Change buffers.

I want to look at the program.

Okay. So here I've set a breakpoint on the line just inside the function rotate,

and I'm about to execute this command that changes p.x and rotate it by 90 degrees.

I'm very interested in the values of p.x and p.y,

so one thing I can do is display their values.

And that way, each time I advance the code,

it'll tell me what the values of those are.

And I can do the same thing for p.y.

(1,0). Those are the input values.

So at this point in the program, that's what I expect.

So I will step,

and I've stepped into sine. That's not what I meant to do.

So if you enter a function that's not useful to you,

you can finish and go to the end of that function.

And then I will advance to the next line.

So, now, the values of p.x and p.y have changed.

p.x is something times 10 to the negative 17th,

very, very small, so close to 0.

And we're expecting the output to be (0,1).

So that value of p.x makes sense.

We're okay with that. Advancing past the next line,

and we get a value for p.y,

that's also very small.

That's not what we expect. We're hoping to get the point (0,1) out of this.

So, let's see why this calculation on p.y might not be giving us the answer we want.

The input value of p.x is one,

sine of 90 is one,

so that part should be one,

plus input value of p.y is zero,

times the cosine of 90 is zero.

So this line should say 1 plus 0 but, somehow,

it's giving us the answer 0 instead. Can you figure out why?

Here, we're using p.x,

but we're expecting it to be the value we had on input, 1.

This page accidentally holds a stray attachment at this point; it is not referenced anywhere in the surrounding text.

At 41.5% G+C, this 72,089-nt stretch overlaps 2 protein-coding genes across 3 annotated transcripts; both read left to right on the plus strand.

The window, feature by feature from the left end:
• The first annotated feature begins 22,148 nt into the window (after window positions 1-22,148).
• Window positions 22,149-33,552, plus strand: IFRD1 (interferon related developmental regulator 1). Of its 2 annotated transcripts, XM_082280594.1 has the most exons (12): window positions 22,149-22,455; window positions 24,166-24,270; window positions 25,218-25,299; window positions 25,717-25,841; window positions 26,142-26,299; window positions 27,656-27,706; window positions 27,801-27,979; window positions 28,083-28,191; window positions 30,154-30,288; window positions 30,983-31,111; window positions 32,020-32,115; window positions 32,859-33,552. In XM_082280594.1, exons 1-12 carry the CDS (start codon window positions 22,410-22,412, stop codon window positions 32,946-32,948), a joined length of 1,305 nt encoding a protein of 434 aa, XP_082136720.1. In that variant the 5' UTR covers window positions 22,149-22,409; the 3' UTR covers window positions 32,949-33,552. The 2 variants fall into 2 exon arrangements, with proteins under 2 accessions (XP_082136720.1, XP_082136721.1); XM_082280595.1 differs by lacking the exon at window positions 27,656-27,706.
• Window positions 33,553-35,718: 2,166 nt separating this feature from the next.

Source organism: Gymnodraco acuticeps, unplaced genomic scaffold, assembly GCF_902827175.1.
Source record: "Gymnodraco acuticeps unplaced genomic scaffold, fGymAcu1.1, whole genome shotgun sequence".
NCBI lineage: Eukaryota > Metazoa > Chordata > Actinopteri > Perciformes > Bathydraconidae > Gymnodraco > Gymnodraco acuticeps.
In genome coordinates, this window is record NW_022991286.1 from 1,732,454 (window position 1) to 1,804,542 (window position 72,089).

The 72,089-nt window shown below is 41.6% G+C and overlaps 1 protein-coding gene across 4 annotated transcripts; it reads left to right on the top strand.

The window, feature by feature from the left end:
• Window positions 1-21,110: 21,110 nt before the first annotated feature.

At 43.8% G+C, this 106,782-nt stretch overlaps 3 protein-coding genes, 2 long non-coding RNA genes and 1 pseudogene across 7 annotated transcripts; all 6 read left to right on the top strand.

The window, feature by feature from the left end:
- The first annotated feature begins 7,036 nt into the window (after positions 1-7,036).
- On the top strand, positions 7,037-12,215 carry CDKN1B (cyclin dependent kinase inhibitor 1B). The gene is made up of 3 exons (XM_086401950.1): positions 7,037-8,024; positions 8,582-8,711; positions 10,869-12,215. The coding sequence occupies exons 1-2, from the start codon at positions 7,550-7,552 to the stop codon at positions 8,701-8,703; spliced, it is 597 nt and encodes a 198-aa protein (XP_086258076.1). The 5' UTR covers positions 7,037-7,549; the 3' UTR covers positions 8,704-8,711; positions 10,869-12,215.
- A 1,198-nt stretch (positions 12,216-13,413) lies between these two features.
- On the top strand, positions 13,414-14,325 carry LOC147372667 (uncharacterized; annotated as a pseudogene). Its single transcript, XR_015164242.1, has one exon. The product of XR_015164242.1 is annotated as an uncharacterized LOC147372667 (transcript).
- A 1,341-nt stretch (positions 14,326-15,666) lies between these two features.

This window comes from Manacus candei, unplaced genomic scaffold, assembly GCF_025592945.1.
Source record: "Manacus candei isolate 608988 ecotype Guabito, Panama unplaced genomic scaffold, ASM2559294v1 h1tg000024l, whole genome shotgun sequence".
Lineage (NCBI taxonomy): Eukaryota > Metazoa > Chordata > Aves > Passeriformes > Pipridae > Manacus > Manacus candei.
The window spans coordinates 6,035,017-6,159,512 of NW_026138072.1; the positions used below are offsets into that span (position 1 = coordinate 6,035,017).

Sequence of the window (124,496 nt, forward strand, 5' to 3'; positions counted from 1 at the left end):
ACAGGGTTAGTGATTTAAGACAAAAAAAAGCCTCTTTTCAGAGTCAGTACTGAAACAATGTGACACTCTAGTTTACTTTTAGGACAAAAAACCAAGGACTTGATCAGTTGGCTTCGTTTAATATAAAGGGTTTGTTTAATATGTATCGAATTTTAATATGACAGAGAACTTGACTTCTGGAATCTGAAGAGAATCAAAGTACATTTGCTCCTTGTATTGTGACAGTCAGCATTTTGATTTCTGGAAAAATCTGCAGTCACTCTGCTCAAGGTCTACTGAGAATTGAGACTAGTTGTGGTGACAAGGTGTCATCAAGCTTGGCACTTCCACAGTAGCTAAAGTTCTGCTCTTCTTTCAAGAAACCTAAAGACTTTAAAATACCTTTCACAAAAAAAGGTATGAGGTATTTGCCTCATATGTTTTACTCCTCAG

However, we've changed its value on the previous line.

So how can we change that? We'd like to preserve the input values of x and y.

And one way to do this is to create a new point t called answer,

and then we will, instead,

assign values to the answers x and y.

And then we will return our answer.

So let's save that and compile,

and then let's run gdb again.

We're stopping at that same breakpoint.

Once again, let's display p.x and p.y.

They're (1,0) on input. That's what we expect.

Advance to the next line.

p.y and p.x are unchanged. That's the behavior we want.

Let's print the value we just assigned answer.x,

close to zero, good.

Advance it again.

And then print the value of the answer.y, 1.

That's also what we expect.

So I think we fixed our program.

Let's go ahead and clear the breakpoint in this function and run it until the end.

So here's the output from our program.

It's gone through all of these test cases,

rotating (1,0) by 90 and got (0,1). That's what we expect.

Rotating (0,1) by 90 and getting (negative 1,0),

also what we expect.

You could do some of these in your head and make sure they're right.

But the important thing is that none of our assert statements failed.

So it looks like we've fixed our program,

and we can quit the debugger.